The first day of Supreme Court oral arguments in the Obamacare litigation—Florida v. Health and Human Services—indicates that the Court will most likely decide the case on its merits. In other words, the next two days will probably mean something and the court will rule on the constitutionality of Obamacare’s individual mandate and Medicaid expansion.
Today’s arguments—about 90 minutes total—focused on whether the Anti-Injunction Act (AIA) bars the court’s jurisdiction at this point. Basically, this would mean that the 26 states in this suit (Wyoming is one) and the individuals and businesses on board would have to wait until after the individual mandate is implemented and the “tax” is paid in lieu of purchasing insurance before they could sue the government.
This turns largely on whether or not the penalty we’ll all pay if we don’t purchase qualifying insurance is actually a tax or not. So far, this has not fared well in the Obamcare litigation. Only one court, the Fourth Circuit, found that the AIA applied, as did one judge dissenting in the D.C. Circuit’s ruling. Strangely enough, at this point both the plaintiffs and the federal government believe and argue that, for purposes of the AIA, this penalty is not a tax. But it was an issue in this litigation, and the Court appointed an attorney to argue in the AIA’s favor and will address it.
It seems pretty much universal in the legal blogosphere that most of the Justices are skeptical of the AIA barring the case, but for various reasons. I have very little to add to this, but believe after listening to the audio of the arguments that the AIA will not bar the case.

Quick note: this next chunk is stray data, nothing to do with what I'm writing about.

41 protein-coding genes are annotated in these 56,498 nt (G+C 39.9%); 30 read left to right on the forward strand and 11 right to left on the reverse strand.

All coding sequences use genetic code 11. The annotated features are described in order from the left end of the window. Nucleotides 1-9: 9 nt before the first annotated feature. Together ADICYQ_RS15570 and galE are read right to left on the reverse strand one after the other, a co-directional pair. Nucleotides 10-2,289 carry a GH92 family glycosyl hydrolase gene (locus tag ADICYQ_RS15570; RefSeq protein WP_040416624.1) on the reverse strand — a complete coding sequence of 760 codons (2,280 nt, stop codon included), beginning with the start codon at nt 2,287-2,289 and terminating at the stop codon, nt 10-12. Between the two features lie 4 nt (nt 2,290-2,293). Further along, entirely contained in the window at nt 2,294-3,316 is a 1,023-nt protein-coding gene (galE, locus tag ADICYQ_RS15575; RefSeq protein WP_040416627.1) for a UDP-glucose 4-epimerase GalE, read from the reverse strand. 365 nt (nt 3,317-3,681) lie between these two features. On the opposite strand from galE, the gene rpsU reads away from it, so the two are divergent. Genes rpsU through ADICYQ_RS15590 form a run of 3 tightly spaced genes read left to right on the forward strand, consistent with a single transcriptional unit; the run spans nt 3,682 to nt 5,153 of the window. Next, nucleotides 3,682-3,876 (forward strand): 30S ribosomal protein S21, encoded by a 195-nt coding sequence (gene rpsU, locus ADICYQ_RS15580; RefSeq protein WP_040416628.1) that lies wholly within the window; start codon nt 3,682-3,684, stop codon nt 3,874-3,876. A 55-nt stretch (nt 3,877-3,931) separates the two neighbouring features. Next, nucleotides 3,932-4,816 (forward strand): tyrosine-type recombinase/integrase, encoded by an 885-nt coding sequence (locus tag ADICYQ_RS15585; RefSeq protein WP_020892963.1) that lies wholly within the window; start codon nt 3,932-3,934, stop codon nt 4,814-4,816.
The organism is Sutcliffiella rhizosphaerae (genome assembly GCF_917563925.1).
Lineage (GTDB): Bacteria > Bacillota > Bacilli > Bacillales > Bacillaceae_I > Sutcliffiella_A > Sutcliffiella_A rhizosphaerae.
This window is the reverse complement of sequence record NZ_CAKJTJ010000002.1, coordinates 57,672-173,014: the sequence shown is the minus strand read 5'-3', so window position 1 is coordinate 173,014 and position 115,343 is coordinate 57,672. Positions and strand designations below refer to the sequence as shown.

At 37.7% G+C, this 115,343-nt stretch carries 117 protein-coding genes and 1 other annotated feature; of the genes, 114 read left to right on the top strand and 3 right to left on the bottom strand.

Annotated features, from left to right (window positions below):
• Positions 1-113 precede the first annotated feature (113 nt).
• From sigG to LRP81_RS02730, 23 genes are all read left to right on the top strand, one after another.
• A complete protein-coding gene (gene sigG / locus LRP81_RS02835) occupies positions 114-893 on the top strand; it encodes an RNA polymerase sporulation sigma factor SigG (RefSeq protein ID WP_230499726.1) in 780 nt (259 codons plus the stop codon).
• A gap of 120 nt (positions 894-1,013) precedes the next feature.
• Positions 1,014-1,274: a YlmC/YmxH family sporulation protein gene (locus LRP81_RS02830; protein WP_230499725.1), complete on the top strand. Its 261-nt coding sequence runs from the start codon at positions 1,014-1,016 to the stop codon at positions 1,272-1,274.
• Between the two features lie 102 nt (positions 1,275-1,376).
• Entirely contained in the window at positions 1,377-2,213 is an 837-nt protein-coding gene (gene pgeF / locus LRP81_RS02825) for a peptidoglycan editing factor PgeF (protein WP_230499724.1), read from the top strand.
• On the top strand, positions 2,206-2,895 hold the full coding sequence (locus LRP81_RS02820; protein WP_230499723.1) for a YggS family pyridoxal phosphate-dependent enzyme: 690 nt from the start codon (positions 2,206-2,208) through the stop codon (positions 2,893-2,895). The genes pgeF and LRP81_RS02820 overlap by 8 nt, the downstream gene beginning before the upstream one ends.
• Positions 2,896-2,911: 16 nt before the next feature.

If legal red tape like the AIA sounds familiar to our readers, it should: last week in Sackett v. EPA the Supreme Court overruled a provision of the Clean Water Act that required a lot of waiting and bureaucratic dealing before one could sue the EPA. Similarly, your WyLiberty attorneys have diligently shined the light on cumbersome barriers to resolving constitutional issues in court, and we made it a focal point in a friend-of-the-court brief last year. Judicial efficiency is important, and there must be standing and jurisdictional doctrines to keep out plaintiffs from filing lawsuits that have no actual effect on them, but they should not be so ridiculously cumbersome and protective of constitutionally questionable laws and regulations.
We can approach the next two days of argument with reasonable certainty that they will be part of the Court’s ruling. They will certainly be far more interesting, and hopefully the tone of the Court leaves us as optimistic as after today’s arguments.